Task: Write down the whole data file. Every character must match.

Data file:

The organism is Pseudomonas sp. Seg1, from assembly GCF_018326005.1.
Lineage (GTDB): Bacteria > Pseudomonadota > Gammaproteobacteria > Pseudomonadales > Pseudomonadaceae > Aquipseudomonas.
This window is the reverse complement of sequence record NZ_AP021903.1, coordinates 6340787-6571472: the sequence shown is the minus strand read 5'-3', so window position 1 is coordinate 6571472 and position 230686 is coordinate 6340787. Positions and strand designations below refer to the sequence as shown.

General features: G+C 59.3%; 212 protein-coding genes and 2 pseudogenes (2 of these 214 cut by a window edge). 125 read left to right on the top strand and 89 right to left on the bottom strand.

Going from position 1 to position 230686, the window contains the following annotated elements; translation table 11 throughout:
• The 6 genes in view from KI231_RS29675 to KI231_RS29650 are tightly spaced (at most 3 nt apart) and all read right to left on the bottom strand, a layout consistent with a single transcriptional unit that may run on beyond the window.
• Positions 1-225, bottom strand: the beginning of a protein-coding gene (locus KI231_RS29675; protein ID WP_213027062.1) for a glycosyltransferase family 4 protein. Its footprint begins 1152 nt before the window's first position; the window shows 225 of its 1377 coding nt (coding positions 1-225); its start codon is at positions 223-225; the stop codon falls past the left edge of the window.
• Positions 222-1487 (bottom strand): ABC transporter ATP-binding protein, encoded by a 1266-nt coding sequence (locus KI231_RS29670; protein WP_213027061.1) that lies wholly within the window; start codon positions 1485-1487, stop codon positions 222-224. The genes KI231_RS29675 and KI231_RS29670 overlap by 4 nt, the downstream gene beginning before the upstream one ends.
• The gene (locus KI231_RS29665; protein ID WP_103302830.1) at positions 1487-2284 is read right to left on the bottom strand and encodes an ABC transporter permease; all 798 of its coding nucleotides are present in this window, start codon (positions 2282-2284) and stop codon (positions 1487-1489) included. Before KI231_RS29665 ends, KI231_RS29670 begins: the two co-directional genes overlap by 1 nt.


The organism is Pseudomonas sp. Seg1, from assembly GCF_018326005.1.
Lineage (GTDB): Bacteria > Pseudomonadota > Gammaproteobacteria > Pseudomonadales > Pseudomonadaceae > Aquipseudomonas.
This window is the reverse complement of sequence record NZ_AP021903.1, coordinates 6340787-6571472: the sequence shown is the minus strand read 5'-3', so window position 1 is coordinate 6571472 and position 230686 is coordinate 6340787. Positions and strand designations below refer to the sequence as shown.

General features: G+C 59.3%; 212 protein-coding genes and 2 pseudogenes (2 of these 214 cut by a window edge). 125 read left to right on the top strand and 89 right to left on the bottom strand.

Going from position 1 to position 230686, the window contains the following annotated elements; translation table 11 throughout:
• The 6 genes in view from KI231_RS29675 to KI231_RS29650 are tightly spaced (at most 3 nt apart) and all read right to left on the bottom strand, a layout consistent with a single transcriptional unit that may run on beyond the window.
• Positions 1-225, bottom strand: the beginning of a protein-coding gene (locus KI231_RS29675; protein ID WP_213027062.1) for a glycosyltransferase family 4 protein. Its footprint begins 1152 nt before the window's first position; the window shows 225 of its 1377 coding nt (coding positions 1-225); its start codon is at positions 223-225; the stop codon falls past the left edge of the window.
• Positions 222-1487 (bottom strand): ABC transporter ATP-binding protein, encoded by a 1266-nt coding sequence (locus KI231_RS29670; protein WP_213027061.1) that lies wholly within the window; start codon positions 1485-1487, stop codon positions 222-224. The genes KI231_RS29675 and KI231_RS29670 overlap by 4 nt, the downstream gene beginning before the upstream one ends.
• The gene (locus KI231_RS29665; protein ID WP_103302830.1) at positions 1487-2284 is read right to left on the bottom strand and encodes an ABC transporter permease; all 798 of its coding nucleotides are present in this window, start codon (positions 2282-2284) and stop codon (positions 1487-1489) included. Before KI231_RS29665 ends, KI231_RS29670 begins: the two co-directional genes overlap by 1 nt.